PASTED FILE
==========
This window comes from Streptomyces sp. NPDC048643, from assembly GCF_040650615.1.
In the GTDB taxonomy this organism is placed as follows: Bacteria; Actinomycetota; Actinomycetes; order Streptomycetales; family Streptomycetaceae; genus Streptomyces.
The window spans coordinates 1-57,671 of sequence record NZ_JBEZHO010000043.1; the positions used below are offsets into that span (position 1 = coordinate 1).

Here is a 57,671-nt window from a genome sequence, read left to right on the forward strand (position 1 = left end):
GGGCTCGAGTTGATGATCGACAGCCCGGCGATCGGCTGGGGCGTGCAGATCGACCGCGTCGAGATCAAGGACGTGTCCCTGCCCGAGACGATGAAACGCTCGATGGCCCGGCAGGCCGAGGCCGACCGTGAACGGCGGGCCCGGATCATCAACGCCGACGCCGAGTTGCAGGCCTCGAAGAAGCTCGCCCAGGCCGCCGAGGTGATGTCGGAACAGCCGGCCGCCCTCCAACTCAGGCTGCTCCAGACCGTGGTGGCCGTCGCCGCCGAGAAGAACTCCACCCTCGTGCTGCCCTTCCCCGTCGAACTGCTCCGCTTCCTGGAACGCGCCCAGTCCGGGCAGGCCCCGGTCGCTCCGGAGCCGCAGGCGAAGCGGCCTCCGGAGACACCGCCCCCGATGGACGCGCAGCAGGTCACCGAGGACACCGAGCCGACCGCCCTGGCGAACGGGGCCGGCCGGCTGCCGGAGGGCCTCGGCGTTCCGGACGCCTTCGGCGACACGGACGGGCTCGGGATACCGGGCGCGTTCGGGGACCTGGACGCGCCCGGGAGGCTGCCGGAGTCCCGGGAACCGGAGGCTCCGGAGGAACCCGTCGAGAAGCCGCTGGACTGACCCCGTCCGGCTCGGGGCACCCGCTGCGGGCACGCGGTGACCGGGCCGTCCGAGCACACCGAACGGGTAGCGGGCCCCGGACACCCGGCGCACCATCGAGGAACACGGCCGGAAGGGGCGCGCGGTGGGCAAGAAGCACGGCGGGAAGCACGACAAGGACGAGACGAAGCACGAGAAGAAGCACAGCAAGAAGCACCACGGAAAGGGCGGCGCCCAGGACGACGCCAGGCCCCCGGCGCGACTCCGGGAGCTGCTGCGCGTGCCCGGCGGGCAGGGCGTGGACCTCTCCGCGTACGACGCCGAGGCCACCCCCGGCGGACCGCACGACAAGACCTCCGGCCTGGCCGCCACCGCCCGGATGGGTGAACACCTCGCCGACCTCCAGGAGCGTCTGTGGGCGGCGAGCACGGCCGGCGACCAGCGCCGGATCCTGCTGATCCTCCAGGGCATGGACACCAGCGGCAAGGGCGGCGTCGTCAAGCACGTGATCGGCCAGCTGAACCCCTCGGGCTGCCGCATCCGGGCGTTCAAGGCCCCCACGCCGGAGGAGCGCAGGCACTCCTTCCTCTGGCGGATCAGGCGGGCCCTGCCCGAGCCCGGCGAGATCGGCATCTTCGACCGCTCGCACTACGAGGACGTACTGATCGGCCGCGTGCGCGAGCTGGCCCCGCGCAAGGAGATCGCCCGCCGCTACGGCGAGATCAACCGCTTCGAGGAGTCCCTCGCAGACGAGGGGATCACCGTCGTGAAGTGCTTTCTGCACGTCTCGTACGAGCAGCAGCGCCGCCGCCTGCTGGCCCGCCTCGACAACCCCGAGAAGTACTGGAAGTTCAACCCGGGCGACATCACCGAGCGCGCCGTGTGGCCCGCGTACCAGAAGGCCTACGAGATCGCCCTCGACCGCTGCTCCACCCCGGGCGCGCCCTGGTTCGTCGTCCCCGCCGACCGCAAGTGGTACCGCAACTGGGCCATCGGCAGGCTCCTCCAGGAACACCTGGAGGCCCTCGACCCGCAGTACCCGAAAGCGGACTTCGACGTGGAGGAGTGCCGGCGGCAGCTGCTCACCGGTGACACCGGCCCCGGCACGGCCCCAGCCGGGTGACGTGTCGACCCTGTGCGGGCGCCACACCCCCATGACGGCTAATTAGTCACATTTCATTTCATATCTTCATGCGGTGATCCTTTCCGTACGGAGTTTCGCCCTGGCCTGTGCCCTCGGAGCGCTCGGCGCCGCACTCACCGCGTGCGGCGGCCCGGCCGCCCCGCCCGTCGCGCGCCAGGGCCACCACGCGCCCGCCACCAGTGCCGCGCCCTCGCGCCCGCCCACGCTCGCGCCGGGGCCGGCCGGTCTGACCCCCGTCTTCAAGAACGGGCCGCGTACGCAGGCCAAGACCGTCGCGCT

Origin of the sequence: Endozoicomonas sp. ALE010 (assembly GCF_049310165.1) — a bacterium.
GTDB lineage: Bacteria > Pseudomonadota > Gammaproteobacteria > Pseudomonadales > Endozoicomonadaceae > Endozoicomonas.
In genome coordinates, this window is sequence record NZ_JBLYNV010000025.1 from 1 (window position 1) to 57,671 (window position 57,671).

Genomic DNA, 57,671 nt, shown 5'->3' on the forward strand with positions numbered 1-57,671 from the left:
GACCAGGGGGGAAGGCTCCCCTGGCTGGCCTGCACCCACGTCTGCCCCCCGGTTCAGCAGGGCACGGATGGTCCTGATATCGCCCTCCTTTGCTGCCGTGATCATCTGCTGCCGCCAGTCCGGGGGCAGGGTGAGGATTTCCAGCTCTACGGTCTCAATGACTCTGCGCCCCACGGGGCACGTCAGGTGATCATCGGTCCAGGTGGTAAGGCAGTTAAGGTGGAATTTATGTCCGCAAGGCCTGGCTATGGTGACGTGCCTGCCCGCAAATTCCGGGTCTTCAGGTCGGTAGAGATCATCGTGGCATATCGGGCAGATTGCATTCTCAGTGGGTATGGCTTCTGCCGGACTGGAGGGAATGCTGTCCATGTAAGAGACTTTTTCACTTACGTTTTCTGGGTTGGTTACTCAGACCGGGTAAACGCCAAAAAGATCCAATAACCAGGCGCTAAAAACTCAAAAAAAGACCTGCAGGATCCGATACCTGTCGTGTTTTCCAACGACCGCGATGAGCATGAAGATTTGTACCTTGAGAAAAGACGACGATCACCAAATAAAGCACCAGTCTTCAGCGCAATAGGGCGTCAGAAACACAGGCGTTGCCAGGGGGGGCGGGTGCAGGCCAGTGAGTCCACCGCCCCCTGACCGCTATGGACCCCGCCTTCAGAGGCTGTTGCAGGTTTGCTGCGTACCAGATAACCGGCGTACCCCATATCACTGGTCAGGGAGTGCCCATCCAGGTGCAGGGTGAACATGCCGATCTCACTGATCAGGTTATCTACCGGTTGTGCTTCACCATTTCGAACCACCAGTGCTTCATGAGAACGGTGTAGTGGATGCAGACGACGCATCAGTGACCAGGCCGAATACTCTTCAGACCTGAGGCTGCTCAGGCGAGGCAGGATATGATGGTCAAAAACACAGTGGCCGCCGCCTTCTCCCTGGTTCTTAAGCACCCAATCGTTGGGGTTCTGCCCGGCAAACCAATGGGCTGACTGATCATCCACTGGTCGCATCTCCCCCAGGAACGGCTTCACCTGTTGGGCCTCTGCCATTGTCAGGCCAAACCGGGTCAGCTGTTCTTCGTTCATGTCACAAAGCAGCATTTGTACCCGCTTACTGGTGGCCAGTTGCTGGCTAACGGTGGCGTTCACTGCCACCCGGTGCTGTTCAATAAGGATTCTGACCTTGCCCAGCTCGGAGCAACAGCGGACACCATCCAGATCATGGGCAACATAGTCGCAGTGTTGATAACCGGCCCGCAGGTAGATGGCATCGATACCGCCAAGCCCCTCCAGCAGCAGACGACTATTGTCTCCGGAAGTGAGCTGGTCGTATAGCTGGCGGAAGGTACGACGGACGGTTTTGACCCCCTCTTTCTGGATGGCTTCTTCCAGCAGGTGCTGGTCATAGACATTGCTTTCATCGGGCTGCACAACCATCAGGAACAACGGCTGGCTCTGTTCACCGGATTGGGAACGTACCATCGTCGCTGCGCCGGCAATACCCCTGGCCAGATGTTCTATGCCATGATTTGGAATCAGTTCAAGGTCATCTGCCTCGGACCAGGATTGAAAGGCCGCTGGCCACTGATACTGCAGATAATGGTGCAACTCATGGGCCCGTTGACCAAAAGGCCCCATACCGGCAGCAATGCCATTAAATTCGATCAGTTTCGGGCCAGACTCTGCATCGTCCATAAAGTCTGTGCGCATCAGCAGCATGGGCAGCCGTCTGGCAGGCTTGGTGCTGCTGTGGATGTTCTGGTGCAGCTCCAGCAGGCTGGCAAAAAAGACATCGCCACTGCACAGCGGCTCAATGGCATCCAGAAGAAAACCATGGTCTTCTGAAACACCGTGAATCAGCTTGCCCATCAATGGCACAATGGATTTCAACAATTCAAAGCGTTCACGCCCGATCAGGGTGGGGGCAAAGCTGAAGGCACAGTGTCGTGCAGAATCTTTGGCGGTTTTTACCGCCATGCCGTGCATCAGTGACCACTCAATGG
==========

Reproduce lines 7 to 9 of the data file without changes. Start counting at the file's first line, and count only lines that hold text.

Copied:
GTDB lineage: Bacteria > Pseudomonadota > Gammaproteobacteria > Pseudomonadales > Endozoicomonadaceae > Endozoicomonas.
In genome coordinates, this window is sequence record NZ_JBLYNV010000025.1 from 1 (window position 1) to 57,671 (window position 57,671).

Genomic DNA, 57,671 nt, shown 5'->3' on the forward strand with positions numbered 1-57,671 from the left: